Posted by Suman Sasmal - Vice President and Service Delivery Head, CORPBITS, Infosys
Bollywood superstar, Amitabh Bachchan has managed to stay relevant over the years by constantly re-inventing himself. Is there a lesson here that one of India's greatest exports can give to another?
IT outsourcing business has become rapidly commoditized yet the dynamics have changed so much that cost and efficiency alone are no longer the sole motivators for outsourcing.
The industry is slowly but surely reinventing itself to go from being an efficient supplier of services to a strategic partner enabling business outcomes. The innovative ways vendors take to re-define themselves in a rapidly changing economic environment can put them right on track to achieve Outsourcing Superstardom.
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Feature Engineering [FE] and Sustain Engineering [SE] form the two most important work streams in any large engineering service delivery program.
Feature Engineering [FE] involves design, development, testing and deployment of "new features" in a product. This work stream requires requirements engineering and therefore demands a closer interaction with the business groups and product users.
On the other hand Sustain Engineering [SE] deals with the task of keeping the "house in order". Ensuring that the existing production systems behave as intended and resolving critical production issues forms the crux of SE. Sustain Engineering requires a thorough understanding of the system and close interaction with the Production Support teams and also Product Users.
So which is important? - Feature Engineering [FE] or Sustain Engineering [SE]. Without a doubt we all know that the answer is BOTH - but it's not that simple.
Posted by Deepti Seshadri, Project Manager, Infosys
Did your UX designer ever tell you that he or she needs time to speak to actual users and create 'Personas' before continuing? Did this request surprise you? Why would the designer need personas when the requirements have been stated clearly? There is nothing wrong if such questions crossed your mind. A common thought is that personas are not required. After all, how can a set of hypothetical user profiles really influence the overall user design of an application...
Posted by Suman Sasmal, Vice President and Service Delivery Head - Application Development and Maintenance, Infosys
A cat has 9 lives, so goes the saying. I am not sure what a cat thinks of this, but the world of business would love to be like a cat!
And why not? Only 12% of the Fortune 500 companies has remained on the list every year since the list was introduced in 1955. And over 2,000 of them have appeared, disappeared and appeared again throughout their journey. Similarly, the average churn rate of FTSE 100 ever since the Index was created in 1984 is 14 per cent. Companies come and go off the list, to come back on it again. So, even if fierce competition or changing technologies drive companies off the list, many of them gather strength, adapt to situations and survive. Who said only cats have 9 lives?...
Posted by Kartik Matmari, Senior Project Manager, Infosys
I manage a services delivery program for a large software manufacturer in the world where we have 85 Engineers and managers, 3 different development centers spread across India and the United States. We use a perfect AGILE engineering model to deliver critical business functionality for the platform that is responsible for 95% of the client's revenue.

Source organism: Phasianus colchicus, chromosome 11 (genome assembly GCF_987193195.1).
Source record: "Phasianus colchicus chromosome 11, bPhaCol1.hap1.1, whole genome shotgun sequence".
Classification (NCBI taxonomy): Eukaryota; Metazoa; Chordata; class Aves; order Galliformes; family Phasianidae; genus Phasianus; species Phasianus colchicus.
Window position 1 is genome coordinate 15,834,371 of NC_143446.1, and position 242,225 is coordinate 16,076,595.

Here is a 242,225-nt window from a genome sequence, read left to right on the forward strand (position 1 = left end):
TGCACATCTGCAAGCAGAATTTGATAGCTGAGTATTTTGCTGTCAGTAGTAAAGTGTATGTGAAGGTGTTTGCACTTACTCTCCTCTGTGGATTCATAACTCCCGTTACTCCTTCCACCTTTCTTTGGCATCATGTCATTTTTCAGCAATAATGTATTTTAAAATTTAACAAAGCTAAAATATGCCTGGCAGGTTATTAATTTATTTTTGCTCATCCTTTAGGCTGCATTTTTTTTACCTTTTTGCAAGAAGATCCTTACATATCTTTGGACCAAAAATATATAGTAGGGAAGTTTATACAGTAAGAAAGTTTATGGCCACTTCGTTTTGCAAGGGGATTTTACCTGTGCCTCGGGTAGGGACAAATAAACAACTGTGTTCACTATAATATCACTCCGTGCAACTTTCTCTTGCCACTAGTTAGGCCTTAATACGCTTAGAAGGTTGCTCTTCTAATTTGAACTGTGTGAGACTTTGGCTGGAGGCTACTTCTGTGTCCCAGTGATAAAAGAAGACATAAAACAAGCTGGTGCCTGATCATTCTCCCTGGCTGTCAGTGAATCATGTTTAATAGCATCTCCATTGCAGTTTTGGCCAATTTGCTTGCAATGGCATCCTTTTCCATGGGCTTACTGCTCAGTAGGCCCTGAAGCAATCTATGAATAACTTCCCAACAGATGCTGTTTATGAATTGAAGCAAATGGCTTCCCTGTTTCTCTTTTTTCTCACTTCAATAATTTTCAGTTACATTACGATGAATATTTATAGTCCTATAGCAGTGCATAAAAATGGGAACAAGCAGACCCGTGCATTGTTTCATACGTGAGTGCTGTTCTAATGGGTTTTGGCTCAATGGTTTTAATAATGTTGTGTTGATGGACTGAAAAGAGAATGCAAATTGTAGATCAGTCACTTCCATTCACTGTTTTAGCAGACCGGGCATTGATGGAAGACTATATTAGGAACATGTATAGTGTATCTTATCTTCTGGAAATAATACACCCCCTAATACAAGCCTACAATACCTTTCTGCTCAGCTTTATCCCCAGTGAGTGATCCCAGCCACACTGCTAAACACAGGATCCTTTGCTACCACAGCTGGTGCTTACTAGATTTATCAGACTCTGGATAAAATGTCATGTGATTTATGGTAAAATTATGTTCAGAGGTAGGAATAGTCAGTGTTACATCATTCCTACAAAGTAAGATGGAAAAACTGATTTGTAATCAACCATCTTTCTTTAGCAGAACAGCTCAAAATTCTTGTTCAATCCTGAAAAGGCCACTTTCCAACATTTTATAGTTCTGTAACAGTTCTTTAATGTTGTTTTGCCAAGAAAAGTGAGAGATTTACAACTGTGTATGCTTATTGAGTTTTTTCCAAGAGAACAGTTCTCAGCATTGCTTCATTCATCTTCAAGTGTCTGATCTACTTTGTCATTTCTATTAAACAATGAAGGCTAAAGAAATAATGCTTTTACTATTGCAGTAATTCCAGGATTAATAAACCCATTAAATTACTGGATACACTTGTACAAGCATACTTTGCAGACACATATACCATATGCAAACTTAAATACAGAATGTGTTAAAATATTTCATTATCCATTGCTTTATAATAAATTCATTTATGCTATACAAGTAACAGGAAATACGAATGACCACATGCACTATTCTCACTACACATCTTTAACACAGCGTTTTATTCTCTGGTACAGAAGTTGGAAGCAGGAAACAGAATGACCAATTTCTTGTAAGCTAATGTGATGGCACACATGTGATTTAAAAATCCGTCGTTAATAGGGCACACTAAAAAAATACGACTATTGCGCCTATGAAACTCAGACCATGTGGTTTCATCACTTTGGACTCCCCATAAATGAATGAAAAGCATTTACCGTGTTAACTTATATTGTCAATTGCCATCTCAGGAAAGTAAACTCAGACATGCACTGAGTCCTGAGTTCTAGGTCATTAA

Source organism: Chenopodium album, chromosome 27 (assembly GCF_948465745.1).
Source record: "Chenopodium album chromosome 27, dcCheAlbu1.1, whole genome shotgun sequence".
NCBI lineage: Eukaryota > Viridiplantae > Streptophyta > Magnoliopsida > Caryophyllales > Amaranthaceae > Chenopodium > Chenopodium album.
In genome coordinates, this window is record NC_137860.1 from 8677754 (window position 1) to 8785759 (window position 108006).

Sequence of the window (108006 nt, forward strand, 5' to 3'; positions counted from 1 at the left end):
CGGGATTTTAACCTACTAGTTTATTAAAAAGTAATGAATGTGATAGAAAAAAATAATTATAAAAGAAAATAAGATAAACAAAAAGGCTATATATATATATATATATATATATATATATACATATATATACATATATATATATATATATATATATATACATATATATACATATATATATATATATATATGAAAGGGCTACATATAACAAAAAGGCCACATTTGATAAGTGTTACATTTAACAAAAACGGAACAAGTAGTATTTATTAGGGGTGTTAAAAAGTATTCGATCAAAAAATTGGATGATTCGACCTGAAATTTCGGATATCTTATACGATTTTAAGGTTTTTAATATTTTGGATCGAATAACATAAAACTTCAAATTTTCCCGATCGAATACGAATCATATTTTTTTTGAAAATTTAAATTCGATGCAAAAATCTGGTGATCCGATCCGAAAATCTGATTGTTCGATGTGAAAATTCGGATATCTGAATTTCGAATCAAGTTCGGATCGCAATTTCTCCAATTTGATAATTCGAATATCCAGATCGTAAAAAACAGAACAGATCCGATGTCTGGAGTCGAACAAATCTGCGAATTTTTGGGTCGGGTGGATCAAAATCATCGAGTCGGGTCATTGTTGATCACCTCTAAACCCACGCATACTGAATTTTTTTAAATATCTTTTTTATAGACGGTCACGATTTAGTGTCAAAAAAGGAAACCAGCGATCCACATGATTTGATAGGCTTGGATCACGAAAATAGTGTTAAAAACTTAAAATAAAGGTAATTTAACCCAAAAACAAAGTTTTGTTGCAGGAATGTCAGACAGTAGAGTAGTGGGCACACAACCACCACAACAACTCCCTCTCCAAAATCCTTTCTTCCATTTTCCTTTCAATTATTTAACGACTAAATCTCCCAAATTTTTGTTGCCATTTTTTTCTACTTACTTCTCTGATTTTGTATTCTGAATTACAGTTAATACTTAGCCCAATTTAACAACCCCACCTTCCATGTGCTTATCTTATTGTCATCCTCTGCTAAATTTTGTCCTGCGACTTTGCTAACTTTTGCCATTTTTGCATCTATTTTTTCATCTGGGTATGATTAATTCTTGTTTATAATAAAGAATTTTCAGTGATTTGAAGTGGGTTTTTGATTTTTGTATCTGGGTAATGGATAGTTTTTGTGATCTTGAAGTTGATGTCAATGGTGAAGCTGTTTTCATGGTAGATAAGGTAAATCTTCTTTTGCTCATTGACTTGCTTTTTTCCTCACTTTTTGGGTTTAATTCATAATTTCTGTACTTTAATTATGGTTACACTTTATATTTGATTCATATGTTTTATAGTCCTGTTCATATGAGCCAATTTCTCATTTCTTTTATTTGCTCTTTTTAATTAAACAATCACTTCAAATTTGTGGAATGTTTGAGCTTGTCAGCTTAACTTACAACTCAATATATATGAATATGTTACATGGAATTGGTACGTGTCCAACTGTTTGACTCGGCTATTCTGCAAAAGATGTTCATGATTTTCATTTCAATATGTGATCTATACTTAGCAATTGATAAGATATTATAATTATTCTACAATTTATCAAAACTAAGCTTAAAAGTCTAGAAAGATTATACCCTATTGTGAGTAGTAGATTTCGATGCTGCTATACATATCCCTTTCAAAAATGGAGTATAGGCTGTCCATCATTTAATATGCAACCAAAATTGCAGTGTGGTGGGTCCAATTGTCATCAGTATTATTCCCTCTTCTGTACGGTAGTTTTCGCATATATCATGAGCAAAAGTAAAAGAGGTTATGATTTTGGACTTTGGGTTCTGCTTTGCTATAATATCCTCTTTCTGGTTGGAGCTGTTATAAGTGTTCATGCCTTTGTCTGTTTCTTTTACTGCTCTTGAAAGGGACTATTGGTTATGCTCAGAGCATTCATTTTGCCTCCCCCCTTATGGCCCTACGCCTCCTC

CIOs and IT Decision makers at global corporations continue to express their skepticism on the efficacy of an Agile engineering model involving multiple geographies, multiple time zones, different set of people from different cultures, multiple development centers etc.
I have been often approached by my colleagues from different accounts in Infosys to discuss the details of my program, how it's different from theirs and how we can adopt best-practices if any. I also got the opportunity to discuss the success of global agile delivery with the directors of a large US Retail giant who were skeptic about outsourcing work to Indian locations because they believed that Agile engineering model would not work in an Onsite-Offshore setup. My discussion with them was very positive and most of their myths were cleared and also influenced their IT decision in favor of a global delivery.
The most common arguments by CIOs/Directors/IT Decision makers against a global agile delivery model are:
"All members should be at the same location for Scrum to be successful"
"Different locations means lack of involvement of team members"
"X-Geo Scrum is not truly agile"
"Onsite Teams more productive than offshore teams"
I am sharing some of the most common points of discussion about global agile through some images and diagrammatical representation
I was part of a large team at Infosys working for an application development program for a global customer. One of the good things of the program was a customer visit to the Infosys offshore locations every six months, after a large program release. This regular customer visit was an integral part of the relationship as these "release celebrations" created a great sense of inclusivity and instilled a sense of importance and responsibility for everyone involved both at offshore and onsite locations. During these "release celebrations", star performers would be rewarded and recognized, key contributions appreciated and future projects and roadmaps discussed. ...